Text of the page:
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The NHL All-Star Game left Jon Cooper feeling like a proud father

Atlantic Division All-Stars head coach Jon Cooper behind the bench with Tampa Bay Lightning forward Brayden Point (21), Tampa Bay Lightning forward Nikita Kucherov (86) and Tampa Bay Lightning forward Steven Stamkos (91) during the second NHL All-Star Game at Amalie Arena in Tampa Sunday (01/28/18). DIRK SHADD   |   Times
Atlantic Division All-Stars head coach Jon Cooper behind the bench with Tampa Bay Lightning forward Brayden Point (21), Tampa Bay Lightning forward Nikita Kucherov (86) and Tampa Bay Lightning forward Steven Stamkos (91) during the second NHL All-Star Game at Amalie Arena in Tampa Sunday (01/28/18). DIRK SHADD | Times
Published Jan. 29, 2018

TAMPA –- The Lightning had four players in Sunday's NHL All-Star Game, five if you include injured D Victor Hedman, who worked the bench as an assistant equipment manager.

With one of the four being G Andrei Vasilevskiy, Lightning coach Jon Cooper, who coached the Atlantic Division, had the chance to start all four, and he did.

Steven Stamkos, Nikita Kucherov and Brayden Point were in the ice for the faceoff, which made Cooper feel like, what?

"Kind of like a proud dad a little bit," he said. "I know the fans were probably wanting to see it. It was four deserving guys. It's an honor to be elected to the all-star game, but to be able to be elected the year you're hosting it is a little storybook for them."

Kucherov had a hat trick and Point scored a goal in the Atlantic's 7-4 win against the Metropolitan Division. The Atlantic then lost to the Pacific 5-2 in the championship game.

Point, who had a goal and an assist in the two games, was thrilled to be a part of the All-Star Weekend.

"Just to be here is awesome," Point said. "There's a lot of guys I knew who could have been here instead of me. I'm super happy, and to do it in Tampa was awesome."

Vasilevskiy played the opening periods of both games and allowed three goals in each. His 10 saves against the Metro were the most against any team by any of the goalies.

"(It was) the best experience of my life so far," Vasilevskiy said. "I want to say thank you to our fans and to other fans too for coming. It was an amazing experience."

HELPING WILLIE'S KIDS

Willie O'Ree, the first black player in the NHL, was honored Sunday as the Lightning's Community Hero for his work with the Hockey is For Everyone (HIFE) program.

O'Ree, who debuted with the Bruins on Jan. 18, 158 and played in 45 games during parts of two seasons, received a $100,000 check from the Lightning and the NHL for HIFE, which provides young people of all backgrounds with an opportunity to play hockey while teaching the game's core values of teamwork, respect, dedication and inclusion.

"It's really an honor," O'Ree said. "I know it will help the kids in these different programs. It's things that should happen."

Part of the money will go to starting a HIFE program in Tampa Bay.

"I hope I will be able to come and kick it off and be involved in some capacity," O'Ree said.

COURTING KARLSSON

When Senators defenseman Erik Karlsson was asked Saturday who he was looking forward to playing with the most in Sunday's NHL All-Star Game, the two-time Norris Trophy winner said: Kucherov and Stamkos.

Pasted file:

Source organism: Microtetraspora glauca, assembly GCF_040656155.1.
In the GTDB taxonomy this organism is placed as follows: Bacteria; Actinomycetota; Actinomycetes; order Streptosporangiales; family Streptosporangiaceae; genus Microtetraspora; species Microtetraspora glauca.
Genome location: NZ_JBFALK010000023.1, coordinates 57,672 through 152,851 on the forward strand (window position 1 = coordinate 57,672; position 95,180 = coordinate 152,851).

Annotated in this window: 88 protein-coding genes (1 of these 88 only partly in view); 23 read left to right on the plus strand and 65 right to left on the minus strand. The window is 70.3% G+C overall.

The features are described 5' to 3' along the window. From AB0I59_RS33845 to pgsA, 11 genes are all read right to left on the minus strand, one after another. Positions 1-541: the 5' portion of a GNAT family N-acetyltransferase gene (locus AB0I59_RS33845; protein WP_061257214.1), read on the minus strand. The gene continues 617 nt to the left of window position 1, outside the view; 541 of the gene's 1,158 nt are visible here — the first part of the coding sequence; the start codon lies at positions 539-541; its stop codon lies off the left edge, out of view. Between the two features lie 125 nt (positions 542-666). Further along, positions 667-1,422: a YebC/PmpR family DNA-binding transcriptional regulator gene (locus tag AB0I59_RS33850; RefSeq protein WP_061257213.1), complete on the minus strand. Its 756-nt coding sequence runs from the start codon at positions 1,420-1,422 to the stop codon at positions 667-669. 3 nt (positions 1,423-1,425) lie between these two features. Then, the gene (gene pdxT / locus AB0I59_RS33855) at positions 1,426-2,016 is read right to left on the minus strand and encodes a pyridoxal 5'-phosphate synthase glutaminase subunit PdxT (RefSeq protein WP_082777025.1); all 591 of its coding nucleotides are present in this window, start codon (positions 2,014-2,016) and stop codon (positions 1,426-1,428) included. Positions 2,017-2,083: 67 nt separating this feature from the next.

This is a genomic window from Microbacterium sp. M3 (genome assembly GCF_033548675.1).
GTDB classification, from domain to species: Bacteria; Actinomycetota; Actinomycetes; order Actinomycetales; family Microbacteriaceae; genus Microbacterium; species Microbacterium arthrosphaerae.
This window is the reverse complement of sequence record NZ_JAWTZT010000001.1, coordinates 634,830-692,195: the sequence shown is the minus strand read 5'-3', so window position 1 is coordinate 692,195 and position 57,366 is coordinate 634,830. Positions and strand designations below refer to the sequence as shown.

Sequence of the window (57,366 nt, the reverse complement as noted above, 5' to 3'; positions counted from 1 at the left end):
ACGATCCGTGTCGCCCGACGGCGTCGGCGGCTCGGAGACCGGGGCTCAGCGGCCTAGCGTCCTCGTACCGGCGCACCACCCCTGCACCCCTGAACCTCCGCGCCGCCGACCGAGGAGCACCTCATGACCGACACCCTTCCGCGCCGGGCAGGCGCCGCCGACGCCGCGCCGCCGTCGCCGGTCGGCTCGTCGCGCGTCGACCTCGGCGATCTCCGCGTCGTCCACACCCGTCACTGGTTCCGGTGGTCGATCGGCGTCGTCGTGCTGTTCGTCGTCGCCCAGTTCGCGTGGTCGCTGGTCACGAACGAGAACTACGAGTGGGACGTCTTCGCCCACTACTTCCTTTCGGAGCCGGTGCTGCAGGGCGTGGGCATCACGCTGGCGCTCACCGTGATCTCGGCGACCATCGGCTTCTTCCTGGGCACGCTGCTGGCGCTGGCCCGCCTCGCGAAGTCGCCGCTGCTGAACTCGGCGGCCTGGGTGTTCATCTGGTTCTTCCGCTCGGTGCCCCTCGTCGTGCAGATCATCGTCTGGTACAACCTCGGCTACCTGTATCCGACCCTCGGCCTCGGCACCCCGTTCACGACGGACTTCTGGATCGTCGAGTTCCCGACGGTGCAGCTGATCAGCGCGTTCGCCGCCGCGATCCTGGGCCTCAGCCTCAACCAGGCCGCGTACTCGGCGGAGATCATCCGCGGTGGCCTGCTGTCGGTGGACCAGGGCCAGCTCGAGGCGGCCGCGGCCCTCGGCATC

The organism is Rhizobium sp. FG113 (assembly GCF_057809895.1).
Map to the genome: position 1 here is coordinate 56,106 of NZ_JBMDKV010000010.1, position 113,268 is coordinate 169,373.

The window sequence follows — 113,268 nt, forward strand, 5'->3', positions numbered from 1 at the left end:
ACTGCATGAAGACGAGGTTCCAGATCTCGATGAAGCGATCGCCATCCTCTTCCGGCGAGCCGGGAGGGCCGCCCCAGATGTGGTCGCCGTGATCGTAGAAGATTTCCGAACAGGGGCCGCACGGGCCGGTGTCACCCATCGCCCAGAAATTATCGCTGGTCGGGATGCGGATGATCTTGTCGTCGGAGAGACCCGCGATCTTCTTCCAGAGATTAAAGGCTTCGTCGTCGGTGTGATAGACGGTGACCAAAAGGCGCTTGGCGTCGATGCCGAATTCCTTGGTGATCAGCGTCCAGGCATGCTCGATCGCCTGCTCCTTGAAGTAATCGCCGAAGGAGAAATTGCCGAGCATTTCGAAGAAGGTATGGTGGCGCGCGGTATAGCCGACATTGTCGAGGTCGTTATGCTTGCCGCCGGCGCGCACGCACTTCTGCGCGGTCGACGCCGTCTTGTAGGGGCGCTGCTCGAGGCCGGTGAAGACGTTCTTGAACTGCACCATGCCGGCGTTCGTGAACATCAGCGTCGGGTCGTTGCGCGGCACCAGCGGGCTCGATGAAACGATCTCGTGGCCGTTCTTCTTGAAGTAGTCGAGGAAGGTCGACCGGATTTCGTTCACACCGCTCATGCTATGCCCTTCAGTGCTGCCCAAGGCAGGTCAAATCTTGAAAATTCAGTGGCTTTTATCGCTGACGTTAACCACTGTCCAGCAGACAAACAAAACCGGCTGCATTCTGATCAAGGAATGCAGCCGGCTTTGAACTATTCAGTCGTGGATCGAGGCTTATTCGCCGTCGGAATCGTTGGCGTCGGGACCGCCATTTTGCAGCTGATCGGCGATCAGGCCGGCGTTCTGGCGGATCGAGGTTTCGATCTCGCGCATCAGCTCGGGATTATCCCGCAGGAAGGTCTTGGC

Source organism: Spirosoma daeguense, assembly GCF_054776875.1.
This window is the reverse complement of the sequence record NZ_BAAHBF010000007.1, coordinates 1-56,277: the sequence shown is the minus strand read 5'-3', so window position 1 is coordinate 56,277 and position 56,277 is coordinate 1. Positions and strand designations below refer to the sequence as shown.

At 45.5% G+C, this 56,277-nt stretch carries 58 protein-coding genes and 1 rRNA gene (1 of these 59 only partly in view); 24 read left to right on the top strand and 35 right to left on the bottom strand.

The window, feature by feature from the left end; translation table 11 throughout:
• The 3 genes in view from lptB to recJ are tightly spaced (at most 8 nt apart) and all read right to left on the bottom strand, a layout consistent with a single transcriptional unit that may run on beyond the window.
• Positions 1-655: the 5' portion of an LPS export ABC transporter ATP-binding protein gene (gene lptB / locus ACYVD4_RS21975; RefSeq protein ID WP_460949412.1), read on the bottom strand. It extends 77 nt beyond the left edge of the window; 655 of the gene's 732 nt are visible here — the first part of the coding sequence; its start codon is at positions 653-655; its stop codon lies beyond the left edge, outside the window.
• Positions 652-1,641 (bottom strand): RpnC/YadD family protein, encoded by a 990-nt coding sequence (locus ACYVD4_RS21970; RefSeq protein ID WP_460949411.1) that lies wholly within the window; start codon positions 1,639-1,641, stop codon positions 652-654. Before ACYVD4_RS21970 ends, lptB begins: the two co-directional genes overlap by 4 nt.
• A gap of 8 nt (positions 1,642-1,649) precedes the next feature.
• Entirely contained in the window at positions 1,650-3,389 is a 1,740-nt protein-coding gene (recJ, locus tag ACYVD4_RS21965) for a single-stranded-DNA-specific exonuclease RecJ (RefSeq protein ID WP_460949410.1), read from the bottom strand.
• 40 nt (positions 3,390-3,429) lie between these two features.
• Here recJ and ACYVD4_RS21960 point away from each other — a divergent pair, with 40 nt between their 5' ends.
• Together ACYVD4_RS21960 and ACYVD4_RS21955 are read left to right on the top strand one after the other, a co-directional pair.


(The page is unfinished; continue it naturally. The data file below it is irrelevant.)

Karlsson got his wish, teaming up with Kucherov and Stamkos for most of the two 3-on-3 games the Atlantic Division team played.

"I was really happy about that one," Karlsson said, smiling. "That's two pure goal scorers with great hockey sense. So for me, who doesn't shoot the puck as well anymore, nice to have those guys on each side."

Watching the trio make magic Sunday had Lightning fans dreaming of a more permanent reunion. Karlsson will be an unrestricted free agent after next season, but his comments about wanting to make what he's "worth" is driving speculation he could be a target at the Feb. 26 trade deadline. Stamkos joked he dropped hints about the Lightning to every player in the Eastern Conference dressing room. Karlsson did hang out with Stamkos at fellow Swede Hedman's house Friday night. Hedman is a good friend.

"I think everyone kind of knows what's going on around the league, and most of the guys in here know each other," Karlsson said. "Obviously there's a few comments tossed around everywhere, but at the end of the day, it's all in fun."

BOO BIRDS

Legendary pest Brad Marchand (Boston) got the loudest boos at Amalie Arena this weekend. But a close second went to Penguins captain Sidney Crosby, who didn't see it coming. Crosby was even booed on the red carpet Sunday. "I was shocked," Crosby said. "I thought it was always a pretty good rink as far as not hearing it from the crowd. I don't know what I did between the last game and now, but they were hard on me tonight."

HEDS UP

Hedman getting named the assistant equipment manager for the Atlantic Division started off as a joke. But it was a neat way for the injured All-Star to still be able to participate in the game. Hedman didn't think he'd have many actual duties, though teammates put him to the test. Captain Steven Stamkos asked Hedman for tape during Saturday's skills competition, the Lightning defenseman telling his buddy to get it himself. "He needed some polishing," Stamkos joked of Hedman's job evaluation. "He was a little slow getting some tape and towels."

SLAPSHOTS

Canucks F Brock Boeser was named MVP. He joined Mario Lemieux (1985) as the only rookies to All-Star Game MVPs … Each player on the Pacific team earned nearly $90,000 for winning the 3-on-3 tournament … Kucherov led all scorers with three goals. Connor McDavid (Oilers) led everyone with four assists. Marchand and McDavid tied for the ASG-high with four points.

Times staff writer Joe Smith contributed to this report.

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